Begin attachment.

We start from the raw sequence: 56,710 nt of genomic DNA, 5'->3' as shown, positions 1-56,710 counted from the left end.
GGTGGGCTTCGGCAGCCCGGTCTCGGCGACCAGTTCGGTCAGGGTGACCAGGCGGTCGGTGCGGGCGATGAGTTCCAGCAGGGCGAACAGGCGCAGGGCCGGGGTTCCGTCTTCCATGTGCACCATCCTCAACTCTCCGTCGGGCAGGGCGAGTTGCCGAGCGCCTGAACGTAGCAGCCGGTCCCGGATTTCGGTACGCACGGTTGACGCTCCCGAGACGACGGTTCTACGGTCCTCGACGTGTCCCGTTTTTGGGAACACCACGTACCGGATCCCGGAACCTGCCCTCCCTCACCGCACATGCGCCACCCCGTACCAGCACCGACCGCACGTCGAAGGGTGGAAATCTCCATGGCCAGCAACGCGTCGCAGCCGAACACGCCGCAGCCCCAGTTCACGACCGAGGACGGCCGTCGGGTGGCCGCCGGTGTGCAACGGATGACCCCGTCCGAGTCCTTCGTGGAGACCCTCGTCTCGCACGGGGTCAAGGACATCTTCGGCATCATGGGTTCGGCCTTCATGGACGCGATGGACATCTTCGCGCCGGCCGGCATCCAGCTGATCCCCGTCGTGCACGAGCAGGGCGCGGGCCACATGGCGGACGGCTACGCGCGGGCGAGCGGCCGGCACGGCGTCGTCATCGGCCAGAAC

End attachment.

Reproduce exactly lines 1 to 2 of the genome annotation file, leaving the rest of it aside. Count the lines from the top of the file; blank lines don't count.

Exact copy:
We start from the raw sequence: 56,710 nt of genomic DNA, 5'->3' as shown, positions 1-56,710 counted from the left end.
GGTGGGCTTCGGCAGCCCGGTCTCGGCGACCAGTTCGGTCAGGGTGACCAGGCGGTCGGTGCGGGCGATGAGTTCCAGCAGGGCGAACAGGCGCAGGGCCGGGGTTCCGTCTTCCATGTGCACCATCCTCAACTCTCCGTCGGGCAGGGCGAGTTGCCGAGCGCCTGAACGTAGCAGCCGGTCCCGGATTTCGGTACGCACGGTTGACGCTCCCGAGACGACGGTTCTACGGTCCTCGACGTGTCCCGTTTTTGGGAACACCACGTACCGGATCCCGGAACCTGCCCTCCCTCACCGCACATGCGCCACCCCGTACCAGCACCGACCGCACGTCGAAGGGTGGAAATCTCCATGGCCAGCAACGCGTCGCAGCCGAACACGCCGCAGCCCCAGTTCACGACCGAGGACGGCCGTCGGGTGGCCGCCGGTGTGCAACGGATGACCCCGTCCGAGTCCTTCGTGGAGACCCTCGTCTCGCACGGGGTCAAGGACATCTTCGGCATCATGGGTTCGGCCTTCATGGACGCGATGGACATCTTCGCGCCGGCCGGCATCCAGCTGATCCCCGTCGTGCACGAGCAGGGCGCGGGCCACATGGCGGACGGCTACGCGCGGGCGAGCGGCCGGCACGGCGTCGTCATCGGCCAGAAC